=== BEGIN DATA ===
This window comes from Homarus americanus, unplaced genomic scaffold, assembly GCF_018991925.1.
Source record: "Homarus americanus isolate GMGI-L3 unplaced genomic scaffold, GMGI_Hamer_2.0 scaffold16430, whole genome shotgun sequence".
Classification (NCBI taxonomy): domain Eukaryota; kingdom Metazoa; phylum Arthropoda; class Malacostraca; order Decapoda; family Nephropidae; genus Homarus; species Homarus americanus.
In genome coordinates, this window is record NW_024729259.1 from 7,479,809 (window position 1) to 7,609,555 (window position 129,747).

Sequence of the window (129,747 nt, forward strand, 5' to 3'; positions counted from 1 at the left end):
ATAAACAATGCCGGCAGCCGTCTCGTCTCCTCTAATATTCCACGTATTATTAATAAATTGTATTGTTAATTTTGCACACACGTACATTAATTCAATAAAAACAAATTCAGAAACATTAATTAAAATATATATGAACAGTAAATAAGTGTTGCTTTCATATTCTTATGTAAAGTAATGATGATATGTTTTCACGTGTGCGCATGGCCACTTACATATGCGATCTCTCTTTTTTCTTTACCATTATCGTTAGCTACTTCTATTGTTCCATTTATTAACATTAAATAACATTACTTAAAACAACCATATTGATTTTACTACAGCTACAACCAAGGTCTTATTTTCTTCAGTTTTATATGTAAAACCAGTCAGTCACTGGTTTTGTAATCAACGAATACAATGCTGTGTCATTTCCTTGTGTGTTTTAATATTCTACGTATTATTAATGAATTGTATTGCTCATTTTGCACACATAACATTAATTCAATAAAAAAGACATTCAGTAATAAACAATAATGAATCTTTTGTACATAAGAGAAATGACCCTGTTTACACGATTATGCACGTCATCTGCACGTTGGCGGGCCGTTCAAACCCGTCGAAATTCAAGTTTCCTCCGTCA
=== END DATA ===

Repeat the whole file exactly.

This window comes from Homarus americanus, unplaced genomic scaffold, assembly GCF_018991925.1.
Source record: "Homarus americanus isolate GMGI-L3 unplaced genomic scaffold, GMGI_Hamer_2.0 scaffold16430, whole genome shotgun sequence".
Classification (NCBI taxonomy): domain Eukaryota; kingdom Metazoa; phylum Arthropoda; class Malacostraca; order Decapoda; family Nephropidae; genus Homarus; species Homarus americanus.
In genome coordinates, this window is record NW_024729259.1 from 7,479,809 (window position 1) to 7,609,555 (window position 129,747).

Sequence of the window (129,747 nt, forward strand, 5' to 3'; positions counted from 1 at the left end):
ATAAACAATGCCGGCAGCCGTCTCGTCTCCTCTAATATTCCACGTATTATTAATAAATTGTATTGTTAATTTTGCACACACGTACATTAATTCAATAAAAACAAATTCAGAAACATTAATTAAAATATATATGAACAGTAAATAAGTGTTGCTTTCATATTCTTATGTAAAGTAATGATGATATGTTTTCACGTGTGCGCATGGCCACTTACATATGCGATCTCTCTTTTTTCTTTACCATTATCGTTAGCTACTTCTATTGTTCCATTTATTAACATTAAATAACATTACTTAAAACAACCATATTGATTTTACTACAGCTACAACCAAGGTCTTATTTTCTTCAGTTTTATATGTAAAACCAGTCAGTCACTGGTTTTGTAATCAACGAATACAATGCTGTGTCATTTCCTTGTGTGTTTTAATATTCTACGTATTATTAATGAATTGTATTGCTCATTTTGCACACATAACATTAATTCAATAAAAAAGACATTCAGTAATAAACAATAATGAATCTTTTGTACATAAGAGAAATGACCCTGTTTACACGATTATGCACGTCATCTGCACGTTGGCGGGCCGTTCAAACCCGTCGAAATTCAAGTTTCCTCCGTCA